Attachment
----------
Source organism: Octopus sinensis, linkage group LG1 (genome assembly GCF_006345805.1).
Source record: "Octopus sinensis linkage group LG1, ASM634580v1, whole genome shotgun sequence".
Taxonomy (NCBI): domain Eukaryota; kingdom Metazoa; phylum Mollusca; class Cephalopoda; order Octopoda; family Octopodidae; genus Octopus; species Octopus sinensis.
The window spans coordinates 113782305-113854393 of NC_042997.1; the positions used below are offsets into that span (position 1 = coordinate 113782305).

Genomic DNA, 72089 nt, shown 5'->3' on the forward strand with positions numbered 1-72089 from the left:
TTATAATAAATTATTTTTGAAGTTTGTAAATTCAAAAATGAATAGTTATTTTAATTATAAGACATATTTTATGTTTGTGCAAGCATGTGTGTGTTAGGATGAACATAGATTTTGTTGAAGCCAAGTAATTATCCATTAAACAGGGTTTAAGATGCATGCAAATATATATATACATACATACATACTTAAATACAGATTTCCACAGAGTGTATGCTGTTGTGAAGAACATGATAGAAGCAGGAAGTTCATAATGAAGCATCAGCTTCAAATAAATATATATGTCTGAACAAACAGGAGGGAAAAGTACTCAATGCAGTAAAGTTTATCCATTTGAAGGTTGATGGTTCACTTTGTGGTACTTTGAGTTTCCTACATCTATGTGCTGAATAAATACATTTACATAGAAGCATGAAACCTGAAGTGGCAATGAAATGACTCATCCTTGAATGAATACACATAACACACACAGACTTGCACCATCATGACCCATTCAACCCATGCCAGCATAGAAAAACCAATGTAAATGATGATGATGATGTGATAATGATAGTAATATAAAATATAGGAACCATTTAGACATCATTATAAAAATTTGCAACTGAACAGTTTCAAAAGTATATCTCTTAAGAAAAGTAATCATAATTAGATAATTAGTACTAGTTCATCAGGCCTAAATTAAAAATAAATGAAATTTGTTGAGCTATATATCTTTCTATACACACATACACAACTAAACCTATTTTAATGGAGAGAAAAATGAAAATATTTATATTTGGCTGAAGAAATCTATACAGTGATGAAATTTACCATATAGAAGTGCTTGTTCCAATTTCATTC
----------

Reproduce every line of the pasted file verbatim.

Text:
Source organism: Octopus sinensis, linkage group LG1 (genome assembly GCF_006345805.1).
Source record: "Octopus sinensis linkage group LG1, ASM634580v1, whole genome shotgun sequence".
Taxonomy (NCBI): domain Eukaryota; kingdom Metazoa; phylum Mollusca; class Cephalopoda; order Octopoda; family Octopodidae; genus Octopus; species Octopus sinensis.
The window spans coordinates 113782305-113854393 of NC_042997.1; the positions used below are offsets into that span (position 1 = coordinate 113782305).

Genomic DNA, 72089 nt, shown 5'->3' on the forward strand with positions numbered 1-72089 from the left:
TTATAATAAATTATTTTTGAAGTTTGTAAATTCAAAAATGAATAGTTATTTTAATTATAAGACATATTTTATGTTTGTGCAAGCATGTGTGTGTTAGGATGAACATAGATTTTGTTGAAGCCAAGTAATTATCCATTAAACAGGGTTTAAGATGCATGCAAATATATATATACATACATACATACTTAAATACAGATTTCCACAGAGTGTATGCTGTTGTGAAGAACATGATAGAAGCAGGAAGTTCATAATGAAGCATCAGCTTCAAATAAATATATATGTCTGAACAAACAGGAGGGAAAAGTACTCAATGCAGTAAAGTTTATCCATTTGAAGGTTGATGGTTCACTTTGTGGTACTTTGAGTTTCCTACATCTATGTGCTGAATAAATACATTTACATAGAAGCATGAAACCTGAAGTGGCAATGAAATGACTCATCCTTGAATGAATACACATAACACACACAGACTTGCACCATCATGACCCATTCAACCCATGCCAGCATAGAAAAACCAATGTAAATGATGATGATGATGTGATAATGATAGTAATATAAAATATAGGAACCATTTAGACATCATTATAAAAATTTGCAACTGAACAGTTTCAAAAGTATATCTCTTAAGAAAAGTAATCATAATTAGATAATTAGTACTAGTTCATCAGGCCTAAATTAAAAATAAATGAAATTTGTTGAGCTATATATCTTTCTATACACACATACACAACTAAACCTATTTTAATGGAGAGAAAAATGAAAATATTTATATTTGGCTGAAGAAATCTATACAGTGATGAAATTTACCATATAGAAGTGCTTGTTCCAATTTCATTC